Jurassic World not all fiction, says KU professor
If saber-toothed tigers and woolly mammoths seem like animals lost to the past, think again. The revival of extinct species, the idea behind the movie “Jurassic World,” which opens Friday, is closer to reality than some realize, said Kansas University law professor Andrew Torrance, who is researching de-extinction regulation.
“De-extinction is tantalizingly close,” he said.
Torrance, who received his doctorate in biology from Harvard University and graduated from Harvard Law School, said science fiction has a role to play when considering de-extinction laws.
“It allows us to play out what we don’t want to do in the real world,” he said.
But don’t expect to see species that have been extinct millions of years, such as dinosaurs, to be revived anytime soon. Torrance explained that CRISPR-Cas9, a recently discovered de-extinction method, requires that the species became extinct within the last 1,000 years and that it has closely related descendants that are still living.
“The more recently extinct the organism, the easier it is to revive,” he said.
For now, the idea of “Jurassic World,” the fourth in the series of films that began with “Jurassic Park,” released in 1993, remains one of science fiction.
“Rather than Jurassic Park, we’re talking about Pleistocene Park — the last age before our current era — that had animals such as the woolly mammoth, saber-toothed tiger and woolly rhinoceros,” Torrance said.
Unlike previously explored techniques of de-extinction, which used cloning, the new technique edits the genome — using proteins, chemicals and enzymes — of a living species to mirror that of its extinct ancestor, Torrance said.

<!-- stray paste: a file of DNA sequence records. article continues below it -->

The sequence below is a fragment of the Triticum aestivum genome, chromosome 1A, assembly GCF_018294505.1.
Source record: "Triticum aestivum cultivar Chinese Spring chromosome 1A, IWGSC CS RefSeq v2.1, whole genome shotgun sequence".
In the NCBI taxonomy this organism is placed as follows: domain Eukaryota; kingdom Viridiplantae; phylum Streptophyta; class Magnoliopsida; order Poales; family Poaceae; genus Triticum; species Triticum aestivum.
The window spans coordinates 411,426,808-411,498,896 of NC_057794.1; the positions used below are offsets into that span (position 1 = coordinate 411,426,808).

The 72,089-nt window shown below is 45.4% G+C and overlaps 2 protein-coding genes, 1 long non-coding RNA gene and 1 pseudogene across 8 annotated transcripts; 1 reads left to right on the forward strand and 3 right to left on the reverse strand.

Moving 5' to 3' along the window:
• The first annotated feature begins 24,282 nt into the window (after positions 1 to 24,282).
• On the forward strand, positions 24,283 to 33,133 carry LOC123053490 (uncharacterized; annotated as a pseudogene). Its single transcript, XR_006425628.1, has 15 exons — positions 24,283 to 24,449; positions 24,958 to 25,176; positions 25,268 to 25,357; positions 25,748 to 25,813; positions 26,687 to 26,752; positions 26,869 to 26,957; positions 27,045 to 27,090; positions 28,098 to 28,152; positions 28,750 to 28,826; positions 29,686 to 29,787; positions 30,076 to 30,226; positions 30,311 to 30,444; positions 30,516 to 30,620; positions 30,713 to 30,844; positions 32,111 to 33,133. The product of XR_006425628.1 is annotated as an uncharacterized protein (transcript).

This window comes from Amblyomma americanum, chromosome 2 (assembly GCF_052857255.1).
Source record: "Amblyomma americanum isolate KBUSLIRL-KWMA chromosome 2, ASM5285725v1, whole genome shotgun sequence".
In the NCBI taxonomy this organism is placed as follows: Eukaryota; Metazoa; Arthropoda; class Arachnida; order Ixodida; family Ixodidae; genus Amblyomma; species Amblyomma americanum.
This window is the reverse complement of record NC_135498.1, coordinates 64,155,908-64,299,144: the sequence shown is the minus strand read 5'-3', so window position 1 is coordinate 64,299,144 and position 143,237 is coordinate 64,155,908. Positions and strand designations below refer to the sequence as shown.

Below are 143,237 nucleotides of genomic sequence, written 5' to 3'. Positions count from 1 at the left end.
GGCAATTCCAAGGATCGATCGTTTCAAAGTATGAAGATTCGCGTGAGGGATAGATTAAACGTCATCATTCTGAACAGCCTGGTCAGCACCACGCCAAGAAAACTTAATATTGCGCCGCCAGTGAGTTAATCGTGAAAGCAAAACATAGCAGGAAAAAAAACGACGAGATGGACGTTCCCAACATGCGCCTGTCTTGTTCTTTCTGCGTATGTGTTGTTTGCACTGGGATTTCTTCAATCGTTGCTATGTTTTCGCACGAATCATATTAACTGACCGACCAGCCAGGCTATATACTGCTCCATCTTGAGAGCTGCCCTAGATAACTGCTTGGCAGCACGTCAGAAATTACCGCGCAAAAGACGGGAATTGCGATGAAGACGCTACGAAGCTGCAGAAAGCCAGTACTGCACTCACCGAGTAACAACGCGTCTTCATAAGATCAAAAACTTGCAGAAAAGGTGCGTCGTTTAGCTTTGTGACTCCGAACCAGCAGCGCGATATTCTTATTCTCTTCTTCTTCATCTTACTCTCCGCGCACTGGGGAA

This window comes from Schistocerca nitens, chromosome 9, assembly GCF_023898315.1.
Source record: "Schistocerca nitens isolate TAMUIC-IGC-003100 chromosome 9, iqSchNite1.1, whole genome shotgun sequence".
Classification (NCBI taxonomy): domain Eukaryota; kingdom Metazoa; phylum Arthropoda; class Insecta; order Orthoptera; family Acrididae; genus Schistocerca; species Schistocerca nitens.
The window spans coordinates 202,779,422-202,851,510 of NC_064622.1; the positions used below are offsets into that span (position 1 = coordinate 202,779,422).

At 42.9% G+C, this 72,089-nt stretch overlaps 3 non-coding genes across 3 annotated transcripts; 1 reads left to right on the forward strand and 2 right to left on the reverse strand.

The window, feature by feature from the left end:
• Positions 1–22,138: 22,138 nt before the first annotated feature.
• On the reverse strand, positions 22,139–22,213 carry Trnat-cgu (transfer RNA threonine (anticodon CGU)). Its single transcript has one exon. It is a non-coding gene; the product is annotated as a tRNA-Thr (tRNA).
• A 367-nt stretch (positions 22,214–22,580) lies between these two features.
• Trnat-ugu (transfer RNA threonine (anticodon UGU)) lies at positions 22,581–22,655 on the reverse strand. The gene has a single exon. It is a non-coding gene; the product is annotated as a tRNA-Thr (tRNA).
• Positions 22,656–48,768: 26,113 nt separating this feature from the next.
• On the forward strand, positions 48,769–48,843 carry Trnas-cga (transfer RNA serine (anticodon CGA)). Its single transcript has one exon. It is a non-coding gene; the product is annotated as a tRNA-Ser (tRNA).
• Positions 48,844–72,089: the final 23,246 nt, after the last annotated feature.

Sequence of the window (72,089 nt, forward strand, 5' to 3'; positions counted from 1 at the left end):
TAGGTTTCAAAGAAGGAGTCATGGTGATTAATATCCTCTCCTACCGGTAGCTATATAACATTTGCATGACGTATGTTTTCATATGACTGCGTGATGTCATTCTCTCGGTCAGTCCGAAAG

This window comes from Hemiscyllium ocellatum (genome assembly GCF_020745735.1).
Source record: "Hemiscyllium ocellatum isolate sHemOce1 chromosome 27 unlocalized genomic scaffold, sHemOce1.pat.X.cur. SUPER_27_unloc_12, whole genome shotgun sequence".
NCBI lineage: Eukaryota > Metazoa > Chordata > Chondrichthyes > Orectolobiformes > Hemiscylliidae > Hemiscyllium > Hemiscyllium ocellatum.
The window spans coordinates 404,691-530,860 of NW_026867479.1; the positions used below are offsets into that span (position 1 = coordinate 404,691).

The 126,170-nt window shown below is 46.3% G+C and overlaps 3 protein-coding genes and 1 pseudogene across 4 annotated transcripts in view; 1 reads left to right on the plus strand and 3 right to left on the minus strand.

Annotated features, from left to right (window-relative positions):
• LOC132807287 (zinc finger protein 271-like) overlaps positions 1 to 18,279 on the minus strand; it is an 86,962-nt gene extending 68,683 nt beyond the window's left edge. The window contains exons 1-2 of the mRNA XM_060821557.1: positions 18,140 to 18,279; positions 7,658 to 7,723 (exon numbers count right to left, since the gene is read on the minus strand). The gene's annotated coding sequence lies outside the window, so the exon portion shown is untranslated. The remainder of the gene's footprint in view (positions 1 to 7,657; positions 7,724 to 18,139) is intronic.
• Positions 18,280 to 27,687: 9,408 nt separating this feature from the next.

“It allows you to edit genes just like you would edit a paper in (Microsoft) Word,” he said.
For instance, you take the genome of an Indian elephant, and you change a gene to make it woolly, he explained. Projects reviving the woolly mammoth and the passenger pigeon are already underway, Torrance said.
Once a species is revived, the relatives can parent the de-extinct species, and after a couple of generations the revived animals could breed with one another, Torrance said.
While dinosaurs have living descendants such as birds, alligators and crocodiles, dinosaur DNA has become fragmented in the 65 million years since their extinction, Torrance said. And obviously, relatives such as birds have become quite distinct from dinosaurs over all that time.
“There are very few birds that can scare you at the bird feeder like a T. rex would,” he said.
The Pleistocene period also had species such as the cave bear and dire wolf, which were two or three times larger than their descendants that exist today. While some of these animals might sound threatening, Torrance said, they aren’t any more of a danger than species alive today, such as the great white shark, lions or tigers.
Nevertheless, Torrance said that regulation of de-extinction should make sure that no harm is done to the animals themselves or the ecosystems into which they are reintroduced.
“This technology has a lot of potentially beneficial applications and some risks as well,” he said.
As far as the star (and danger) introduced in “Jurassic World” — a hybrid dinosaur that’s been genetically modified — Torrance said he’s intrigued by the idea.
“I’m going to see it for sure,” he said.